Renowned Italian writer Umberto Eco said at an Israeli book fair Wednesday that boycotting scholars for their governments' policies is akin to racism.
It was his response to British writers who called on prominent British novelist Ian McEwan to reject an Israeli literary prize this week as a way of protesting Israel's treatment of the Palestinians.
McEwan, who wrote the celebrated 2001 novel "Atonement," accepted the Jerusalem Prize at the book fair's opening ceremony earlier this week but peppered his acceptance speech with tough criticism of Israeli policies toward Palestinians in the West Bank and east Jerusalem.
Eco told reporters that unlike McEwan, he faced no pressure from colleagues to stay away from the Israeli book fair, and he does not support boycotts.
"I consider it absolutely crazy" and "fundamentally racist to identify a scholar, a private citizen, with the politics of his government," Eco said.
Eco, 79, is the author of best-selling books including "The Name of the Rose" and "Foucault's Pendulum." He is one of Italy's most widely read novelists.
'Jerusalem belongs to mankind'
Eco has stirred controversy in the past. The chief rabbi of Rome criticized his latest book, "The Cemetery of Prague," a work of historical fiction about a 19th century document forger who writes the fake, anti-Semitic tract "The Protocols of the Elders of Zion." The Chief Rabbi said the book could ignite anti-Semitism among readers.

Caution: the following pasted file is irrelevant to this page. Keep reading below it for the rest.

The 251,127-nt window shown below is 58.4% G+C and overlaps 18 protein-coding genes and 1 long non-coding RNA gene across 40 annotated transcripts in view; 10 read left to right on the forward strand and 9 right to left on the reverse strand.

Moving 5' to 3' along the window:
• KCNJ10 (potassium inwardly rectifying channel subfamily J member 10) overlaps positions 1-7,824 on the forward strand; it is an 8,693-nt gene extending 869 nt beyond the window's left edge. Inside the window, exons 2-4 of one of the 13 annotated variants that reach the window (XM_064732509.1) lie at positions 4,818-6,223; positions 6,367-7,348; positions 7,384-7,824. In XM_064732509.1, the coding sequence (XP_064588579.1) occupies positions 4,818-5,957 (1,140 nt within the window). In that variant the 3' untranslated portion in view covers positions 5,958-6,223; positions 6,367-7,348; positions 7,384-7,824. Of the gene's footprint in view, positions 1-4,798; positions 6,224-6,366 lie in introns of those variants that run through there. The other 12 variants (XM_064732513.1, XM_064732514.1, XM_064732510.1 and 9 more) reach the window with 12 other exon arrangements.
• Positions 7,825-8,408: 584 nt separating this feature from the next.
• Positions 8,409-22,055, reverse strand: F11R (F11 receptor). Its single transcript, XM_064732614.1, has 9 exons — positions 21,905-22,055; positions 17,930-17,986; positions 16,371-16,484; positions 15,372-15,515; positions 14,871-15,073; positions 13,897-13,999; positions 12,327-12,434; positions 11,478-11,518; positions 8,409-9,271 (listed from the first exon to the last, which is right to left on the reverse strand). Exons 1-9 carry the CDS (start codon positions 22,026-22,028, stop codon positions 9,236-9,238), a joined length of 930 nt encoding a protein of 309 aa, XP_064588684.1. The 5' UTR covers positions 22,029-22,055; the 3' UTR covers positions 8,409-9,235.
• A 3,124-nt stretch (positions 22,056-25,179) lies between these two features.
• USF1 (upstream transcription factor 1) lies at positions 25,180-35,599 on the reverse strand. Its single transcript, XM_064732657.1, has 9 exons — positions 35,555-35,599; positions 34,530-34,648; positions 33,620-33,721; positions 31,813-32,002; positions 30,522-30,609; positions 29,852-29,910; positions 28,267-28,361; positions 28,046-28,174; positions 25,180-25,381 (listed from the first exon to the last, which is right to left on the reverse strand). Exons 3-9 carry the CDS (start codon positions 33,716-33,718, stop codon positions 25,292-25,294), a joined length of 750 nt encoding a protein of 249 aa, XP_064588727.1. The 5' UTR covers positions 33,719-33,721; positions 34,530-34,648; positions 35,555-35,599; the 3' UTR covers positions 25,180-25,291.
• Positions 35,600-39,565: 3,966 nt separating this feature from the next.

Eco countered that the fictional character is purposely depicted in a negative light.
The author said he has a "very Talmudic mind" and once suspected he was of Jewish heritage. He said his fascination with Jewish culture is evident in his books.
Gingerly answering questions about his opinion of Israeli policies toward the Palestinians, Eco joked, "I have so much to say against the Italian government that I have no time to speak about the Israeli government."
Still, Eco acknowledged the political complexities of the city he is visiting. Jerusalem is "obliged to be the city of three religions" and "the grandeur of Jerusalem is also ... its problem," he said.
"Jerusalem is not yours," Eco told the local audience. "It's something that belongs to mankind."
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